In one week she will be nineteen, and I will drive one hour northwest and pick her up from her first year of college.
She’s still a starry-eyed daydreamer and she is a true joy. In this first school year, she has navigated incredibly difficult classes, roomie challenges, worked an on-campus events job, found her way to study slides at the cadaver lab for Anatomy & Physiology more than she’s out having fun off campus.

This year has been a stretching season of surprises where she is more organized and focused living away from home than I ever thought possible, from when she runs laundry to when she meets her pals for sushi and movie night, or other gatherings which have become so foundational for her emotional wellbeing.

When I dropped off a few bags of things a few weeks ago and took a Tuesday off work, I marveled at her desire to introduce me to friends across campus. From the cafeteria to her dorm, we met a number of wonderful young adults who love her, and she brings kindness and encouragement to the lives of her friends and those she sees at school.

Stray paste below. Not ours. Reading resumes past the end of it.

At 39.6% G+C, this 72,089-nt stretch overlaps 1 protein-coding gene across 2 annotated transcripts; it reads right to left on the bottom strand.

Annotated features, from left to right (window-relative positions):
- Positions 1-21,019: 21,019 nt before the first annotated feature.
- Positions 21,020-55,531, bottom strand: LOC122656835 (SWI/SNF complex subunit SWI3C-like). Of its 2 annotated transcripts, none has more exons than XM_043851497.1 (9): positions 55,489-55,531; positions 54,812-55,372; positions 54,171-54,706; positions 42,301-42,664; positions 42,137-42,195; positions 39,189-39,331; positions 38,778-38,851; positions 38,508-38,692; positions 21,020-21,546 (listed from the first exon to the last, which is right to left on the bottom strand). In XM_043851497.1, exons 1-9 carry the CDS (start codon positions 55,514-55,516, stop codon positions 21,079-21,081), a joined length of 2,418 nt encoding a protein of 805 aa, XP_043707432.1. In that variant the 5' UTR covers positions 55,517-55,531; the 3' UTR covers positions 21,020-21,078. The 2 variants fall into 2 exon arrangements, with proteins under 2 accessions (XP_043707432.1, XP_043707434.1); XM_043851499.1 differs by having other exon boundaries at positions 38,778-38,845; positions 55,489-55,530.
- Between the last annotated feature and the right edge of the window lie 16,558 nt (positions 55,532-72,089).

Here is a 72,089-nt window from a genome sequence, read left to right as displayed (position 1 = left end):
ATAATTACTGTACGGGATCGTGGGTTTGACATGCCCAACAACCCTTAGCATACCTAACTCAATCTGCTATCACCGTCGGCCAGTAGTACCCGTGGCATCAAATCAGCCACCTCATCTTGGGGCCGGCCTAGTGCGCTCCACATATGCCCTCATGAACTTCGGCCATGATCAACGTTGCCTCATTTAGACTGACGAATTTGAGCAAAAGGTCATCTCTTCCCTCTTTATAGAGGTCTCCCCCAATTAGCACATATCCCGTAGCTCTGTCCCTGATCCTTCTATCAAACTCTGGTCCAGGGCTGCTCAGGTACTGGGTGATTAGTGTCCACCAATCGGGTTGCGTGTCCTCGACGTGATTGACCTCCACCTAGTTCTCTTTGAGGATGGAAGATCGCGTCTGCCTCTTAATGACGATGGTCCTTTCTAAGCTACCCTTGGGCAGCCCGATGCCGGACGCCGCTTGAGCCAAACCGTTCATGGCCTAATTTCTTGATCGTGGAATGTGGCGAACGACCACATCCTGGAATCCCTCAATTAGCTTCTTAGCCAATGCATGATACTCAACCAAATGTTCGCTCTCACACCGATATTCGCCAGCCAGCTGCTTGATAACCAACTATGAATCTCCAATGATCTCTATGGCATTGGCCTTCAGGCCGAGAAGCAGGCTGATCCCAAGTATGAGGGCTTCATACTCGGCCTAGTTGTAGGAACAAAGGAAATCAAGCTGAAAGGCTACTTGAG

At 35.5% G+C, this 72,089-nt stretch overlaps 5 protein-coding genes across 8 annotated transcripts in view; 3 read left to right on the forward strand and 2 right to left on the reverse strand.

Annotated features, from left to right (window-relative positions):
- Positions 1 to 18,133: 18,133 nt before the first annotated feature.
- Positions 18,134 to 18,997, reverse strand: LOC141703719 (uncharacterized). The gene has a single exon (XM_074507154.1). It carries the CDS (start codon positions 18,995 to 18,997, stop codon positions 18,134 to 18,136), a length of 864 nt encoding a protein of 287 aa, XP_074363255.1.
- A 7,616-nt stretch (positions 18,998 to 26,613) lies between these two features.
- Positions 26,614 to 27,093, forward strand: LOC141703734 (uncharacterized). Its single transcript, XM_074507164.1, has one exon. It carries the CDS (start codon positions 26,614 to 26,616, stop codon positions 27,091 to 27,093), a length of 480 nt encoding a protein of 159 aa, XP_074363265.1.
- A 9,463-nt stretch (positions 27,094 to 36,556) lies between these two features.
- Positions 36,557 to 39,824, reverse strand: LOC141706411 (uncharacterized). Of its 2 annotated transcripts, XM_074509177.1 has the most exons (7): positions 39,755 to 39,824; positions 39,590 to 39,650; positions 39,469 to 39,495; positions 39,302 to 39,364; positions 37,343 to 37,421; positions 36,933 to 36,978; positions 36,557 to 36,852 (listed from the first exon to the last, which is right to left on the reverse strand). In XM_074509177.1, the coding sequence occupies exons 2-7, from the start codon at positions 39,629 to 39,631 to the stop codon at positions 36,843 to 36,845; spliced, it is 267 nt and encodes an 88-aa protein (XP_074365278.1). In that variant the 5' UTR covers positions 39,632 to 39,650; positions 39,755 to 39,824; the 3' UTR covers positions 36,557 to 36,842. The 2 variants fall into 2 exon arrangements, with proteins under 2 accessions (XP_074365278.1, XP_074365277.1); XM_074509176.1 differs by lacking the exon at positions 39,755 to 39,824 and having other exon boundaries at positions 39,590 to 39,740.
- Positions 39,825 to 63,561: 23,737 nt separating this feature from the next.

Here’s the deal about having an almost-adult in her last year of teenagerhood:  I love who she is and really miss her. I can produce real tears instantly if we talk about her, but they are tears of delight and pride with her tenacity, as much as tears for missing her. The letting go has been a process, and especially the first harrowing months of college in the fall when I told her to stay on the “train” of college and ran alongside, waving my hat, telling her she was going to make it. “Of course, mama, you knew I’d make it!” She has.

We need to reassure ourselves as much as we reassure our children, that those feverish nights of toddlerhood, the silence and pain, the discomfort with new stages of middle school, all of those moments matter and have led to the college years.

I am not the same young, inexperienced, insecure mother at age 26 when she was born those 19 years ago. I have matured with her, gleaned new ways of loving her, and I hope to continue to learn from all my 3 children those meaningful lessons in life, of finding grace in the details of each day, of pausing to daydream, of growth each phase of life, and letting go when they’re ready to soar.